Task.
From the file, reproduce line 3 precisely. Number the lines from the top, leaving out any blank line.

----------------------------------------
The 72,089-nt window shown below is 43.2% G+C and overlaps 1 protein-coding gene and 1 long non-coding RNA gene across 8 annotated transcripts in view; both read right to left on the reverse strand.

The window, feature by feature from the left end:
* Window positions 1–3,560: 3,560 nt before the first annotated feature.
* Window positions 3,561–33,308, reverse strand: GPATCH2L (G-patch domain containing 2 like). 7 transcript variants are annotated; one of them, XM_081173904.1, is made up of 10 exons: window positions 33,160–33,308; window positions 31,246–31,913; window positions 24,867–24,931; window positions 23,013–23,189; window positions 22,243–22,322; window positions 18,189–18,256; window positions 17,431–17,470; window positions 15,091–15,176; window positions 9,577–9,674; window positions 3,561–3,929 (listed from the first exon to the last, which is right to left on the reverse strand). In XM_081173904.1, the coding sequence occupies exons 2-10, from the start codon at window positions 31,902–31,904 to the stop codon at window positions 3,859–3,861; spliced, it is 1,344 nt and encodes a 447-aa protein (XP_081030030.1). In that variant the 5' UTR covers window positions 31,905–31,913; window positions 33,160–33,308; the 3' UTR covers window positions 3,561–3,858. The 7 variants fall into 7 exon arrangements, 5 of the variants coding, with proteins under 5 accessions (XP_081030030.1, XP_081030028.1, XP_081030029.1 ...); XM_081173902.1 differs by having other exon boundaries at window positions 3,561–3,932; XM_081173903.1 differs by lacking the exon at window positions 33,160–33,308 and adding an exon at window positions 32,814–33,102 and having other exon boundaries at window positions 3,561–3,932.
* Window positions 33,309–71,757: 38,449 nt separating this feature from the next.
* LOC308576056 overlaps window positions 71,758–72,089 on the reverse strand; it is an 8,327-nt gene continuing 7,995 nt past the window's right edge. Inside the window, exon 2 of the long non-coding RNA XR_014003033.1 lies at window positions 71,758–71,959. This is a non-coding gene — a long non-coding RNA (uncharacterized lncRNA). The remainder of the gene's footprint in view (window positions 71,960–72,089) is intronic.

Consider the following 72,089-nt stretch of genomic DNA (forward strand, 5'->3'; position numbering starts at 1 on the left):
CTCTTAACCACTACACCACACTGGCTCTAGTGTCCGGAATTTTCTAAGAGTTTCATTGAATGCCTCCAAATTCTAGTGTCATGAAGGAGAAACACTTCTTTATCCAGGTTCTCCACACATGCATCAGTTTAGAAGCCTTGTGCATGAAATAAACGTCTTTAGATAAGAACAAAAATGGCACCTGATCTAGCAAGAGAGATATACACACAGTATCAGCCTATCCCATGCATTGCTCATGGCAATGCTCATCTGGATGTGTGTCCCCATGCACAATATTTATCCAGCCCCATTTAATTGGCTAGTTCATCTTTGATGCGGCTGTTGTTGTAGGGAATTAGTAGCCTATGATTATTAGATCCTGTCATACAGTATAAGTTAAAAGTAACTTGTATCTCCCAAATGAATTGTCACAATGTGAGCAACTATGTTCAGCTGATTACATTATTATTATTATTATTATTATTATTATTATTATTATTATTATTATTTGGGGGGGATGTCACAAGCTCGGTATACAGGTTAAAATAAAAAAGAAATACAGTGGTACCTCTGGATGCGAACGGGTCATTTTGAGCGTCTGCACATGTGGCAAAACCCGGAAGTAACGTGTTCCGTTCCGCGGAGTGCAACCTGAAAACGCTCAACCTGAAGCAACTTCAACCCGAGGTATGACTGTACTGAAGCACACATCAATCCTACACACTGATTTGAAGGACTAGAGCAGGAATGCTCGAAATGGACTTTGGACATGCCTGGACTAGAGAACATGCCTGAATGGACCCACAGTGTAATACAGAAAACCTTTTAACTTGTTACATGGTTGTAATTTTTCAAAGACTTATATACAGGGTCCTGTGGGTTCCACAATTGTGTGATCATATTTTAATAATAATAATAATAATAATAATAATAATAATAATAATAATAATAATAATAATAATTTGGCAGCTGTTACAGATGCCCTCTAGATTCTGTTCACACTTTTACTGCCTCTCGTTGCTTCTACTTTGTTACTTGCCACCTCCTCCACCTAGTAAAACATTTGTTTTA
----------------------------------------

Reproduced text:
* Window positions 1–3,560: 3,560 nt before the first annotated feature.